Additionally, each Amazon Web Services “Region” has at least two “Availability Zones”. In the example shown above, there are four “Availability Zones” displayed.

“Availability Zones” are isolated locations within a “Region” meaning that if one “Availability Zone” fails the other “Availability Zones” will remain unaffected. For example, each “Availability Zone” is in a different flood plain and powered by a different electrical substation.

Customers of Amazon Web Services often place their resources in multiple “Availability Zones” within a “Region”. The purpose of this is to avoid downtime should one “Availability Zone” experience an issue.

Data centers within each “Availability Zone” are all connected to one another by fiber and are typically close enough to ensure latency of less than one millisecond. Data Centers are depicted as the dark blue boxes (in the diagram above) and each data center has a dark blue line connecting it to one another, which are referred to as Intra-Availability Zone Connections.

Each “Availability Zone” is then connected to all the other “Availability Zones” within the “Region” via fiber, with latency of less than two milliseconds (which is depicted as the pink line) and referred to as Inter-Availability Zone Connections.

Transit Centers

Further, each “Availability Zone” in the “Region” is also linked via fiber to what Amazon refers to as “Transit Centers” (which are signified by the triangles with a dark purple border).

“Transit Centers” are network-rich third-party data centers, that are operated by companies like Equinix and CoreSite. They can also be thought of as interconnection-focused data centers. “Transit Centers” are where the physical connections exist so that traffic to and from data centers in the “Availability Zones” can leave Amazon Web Service’s network (which is signified by the lines connecting to #1 through #4).

When this traffic leaves an “Availability Zone” via a “Transit Center”, it can travel to a number of different locations, including:

  1. Via the Amazon Private Network to other “Regions”
  2. To Direct Connect customers. Direct Connect is when an enterprise has private connectivity between Amazon Web Services and their data center, office, or colocation environment
  3. The Internet via a transit or peering relationship
  4. To a customer sourcing services via a Cloud Exchange. Cloud Exchange is where a third-party data center provider like Equinix provides direct and private connectivity between two participants in the Equinix footprint

Amazon Web Services and other cloud service providers have deployments in “Transit Centers”, which are known as “on-ramps”. The “on-ramps” can be visualized similarly to the ramps used to get on or off a major highway.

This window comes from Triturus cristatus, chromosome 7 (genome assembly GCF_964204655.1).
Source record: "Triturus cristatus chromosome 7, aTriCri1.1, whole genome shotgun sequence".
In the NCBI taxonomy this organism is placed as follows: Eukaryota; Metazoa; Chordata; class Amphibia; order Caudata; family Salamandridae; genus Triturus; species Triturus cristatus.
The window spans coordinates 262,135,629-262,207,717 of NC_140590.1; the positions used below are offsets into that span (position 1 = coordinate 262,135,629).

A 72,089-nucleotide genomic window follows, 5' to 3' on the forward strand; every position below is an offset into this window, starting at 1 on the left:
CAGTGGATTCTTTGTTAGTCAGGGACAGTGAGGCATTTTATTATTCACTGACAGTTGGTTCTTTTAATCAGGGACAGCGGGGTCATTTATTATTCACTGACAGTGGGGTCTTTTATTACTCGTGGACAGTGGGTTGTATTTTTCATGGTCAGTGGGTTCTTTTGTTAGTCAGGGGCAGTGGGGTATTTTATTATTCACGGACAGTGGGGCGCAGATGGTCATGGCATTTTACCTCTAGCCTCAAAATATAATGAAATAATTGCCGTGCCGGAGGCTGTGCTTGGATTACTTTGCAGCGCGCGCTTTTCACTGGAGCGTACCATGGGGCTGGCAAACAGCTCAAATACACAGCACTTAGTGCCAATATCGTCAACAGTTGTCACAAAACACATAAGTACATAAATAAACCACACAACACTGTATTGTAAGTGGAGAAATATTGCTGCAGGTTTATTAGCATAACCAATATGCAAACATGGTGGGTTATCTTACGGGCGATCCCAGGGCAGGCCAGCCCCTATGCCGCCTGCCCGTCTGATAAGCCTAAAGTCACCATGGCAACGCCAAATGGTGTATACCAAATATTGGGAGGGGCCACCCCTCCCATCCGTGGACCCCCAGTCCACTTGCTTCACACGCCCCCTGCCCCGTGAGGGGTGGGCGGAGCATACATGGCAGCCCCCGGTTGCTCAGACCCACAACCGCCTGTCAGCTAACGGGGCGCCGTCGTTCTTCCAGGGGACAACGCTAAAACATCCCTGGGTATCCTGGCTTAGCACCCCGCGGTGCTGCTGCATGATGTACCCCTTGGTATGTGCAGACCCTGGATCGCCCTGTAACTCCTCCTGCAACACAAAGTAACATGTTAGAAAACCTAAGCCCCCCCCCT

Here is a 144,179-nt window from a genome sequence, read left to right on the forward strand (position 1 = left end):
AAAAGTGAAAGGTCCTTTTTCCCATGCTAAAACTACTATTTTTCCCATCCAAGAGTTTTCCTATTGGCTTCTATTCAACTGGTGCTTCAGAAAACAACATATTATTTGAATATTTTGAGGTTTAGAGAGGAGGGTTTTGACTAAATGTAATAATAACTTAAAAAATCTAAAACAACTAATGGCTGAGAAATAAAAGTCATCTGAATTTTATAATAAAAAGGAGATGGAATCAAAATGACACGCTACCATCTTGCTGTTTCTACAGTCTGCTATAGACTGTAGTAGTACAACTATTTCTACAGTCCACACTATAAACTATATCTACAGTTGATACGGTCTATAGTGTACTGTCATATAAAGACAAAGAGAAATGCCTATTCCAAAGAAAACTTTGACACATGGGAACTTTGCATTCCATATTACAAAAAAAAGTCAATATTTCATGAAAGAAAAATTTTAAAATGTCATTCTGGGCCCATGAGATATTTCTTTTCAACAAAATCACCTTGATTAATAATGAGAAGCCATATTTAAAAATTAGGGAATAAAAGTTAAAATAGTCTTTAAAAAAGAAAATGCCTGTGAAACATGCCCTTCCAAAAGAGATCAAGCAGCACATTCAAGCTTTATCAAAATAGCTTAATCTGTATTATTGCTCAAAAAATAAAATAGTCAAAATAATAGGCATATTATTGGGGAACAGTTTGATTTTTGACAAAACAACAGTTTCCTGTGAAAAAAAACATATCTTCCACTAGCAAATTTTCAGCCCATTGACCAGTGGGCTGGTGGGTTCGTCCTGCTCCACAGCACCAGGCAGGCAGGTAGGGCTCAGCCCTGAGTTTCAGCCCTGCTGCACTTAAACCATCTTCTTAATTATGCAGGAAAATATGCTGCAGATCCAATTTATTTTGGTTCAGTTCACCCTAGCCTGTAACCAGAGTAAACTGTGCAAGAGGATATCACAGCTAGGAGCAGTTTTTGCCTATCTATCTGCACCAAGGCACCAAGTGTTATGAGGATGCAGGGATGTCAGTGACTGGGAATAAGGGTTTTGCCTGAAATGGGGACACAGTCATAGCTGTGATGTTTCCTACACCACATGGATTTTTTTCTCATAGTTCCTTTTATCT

Takeaways for Hyperscale Data Centers

Different types of data centers serve different roles within the architecture of a hyperscale customer like Amazon Web Services. Large footprint “hyperscale” data centers within “Availability Zones” (depicted as the dark blue boxes above) are needed to house scaled deployments of servers and other equipment. These “hyperscale” facilities may be situated in less expensive locations – in terms of land, power, and taxes – often referred to as “compute” or “storage” nodes.

Hyperscale companies like Amazon Web Services, Microsoft, and Google Cloud typically lease space on a wholesale basis OR build their own data centers to meet these “compute” or “storage” requirements. Digital Realty, CyrusOne and QTS typically serve as the “compute” or “storage” nodes, which represent the hyperscale facilities.

Smaller deployments also need to be in connectivity-rich locations. This enables different “Regions” to send traffic among one another within a cloud platform, or as a location, to distribute services externally to customers through private connections or via the Internet – often referred to as “network” nodes.

Hyperscale companies like Amazon Web Services also use these interconnection-oriented facilities to serve these “network” requirements. While data center providers like Equinix, CoreSite, and Digital Realty control these “network” nodes.

Hyperscale Customer Investment

Capital Expenditures for Hyperscale Data Centers

Hyperscale customer revenues are continuing to grow strongly, expanding the broader market. This is driving them to ramp-up their investments in cloud infrastructure by growing their capital expenditures significantly. In the below chart (on the left), total capital expenditures and, where available, cloud capital expenditures from 2015 are compared to estimates for the full-year 2020, by hyperscale customer.

Hyperscale Data Centers - Customer Investment

Overall, for the 15 hyperscale customers shown, the total capital expenditures from 2015 of $52 billion is expected to grow to $131 billion for the whole of 2020, which represents a staggering compound annual growth rate of 20%. These hyperscale customers include Google, Amazon, Microsoft, Facebook, Apple, Alibaba, Tencent, IBM, Oracle, Baidu, SAP, Cisco, Salesforce, eBay, and Twitter.

Furthermore, as demonstrated by the case study of Amazon Web Services (discussed earlier), the company is clearly a leader in the absolute amount of capital expenditures it is making to grow its business – alongside Google and Microsoft as the top three hyperscale customers.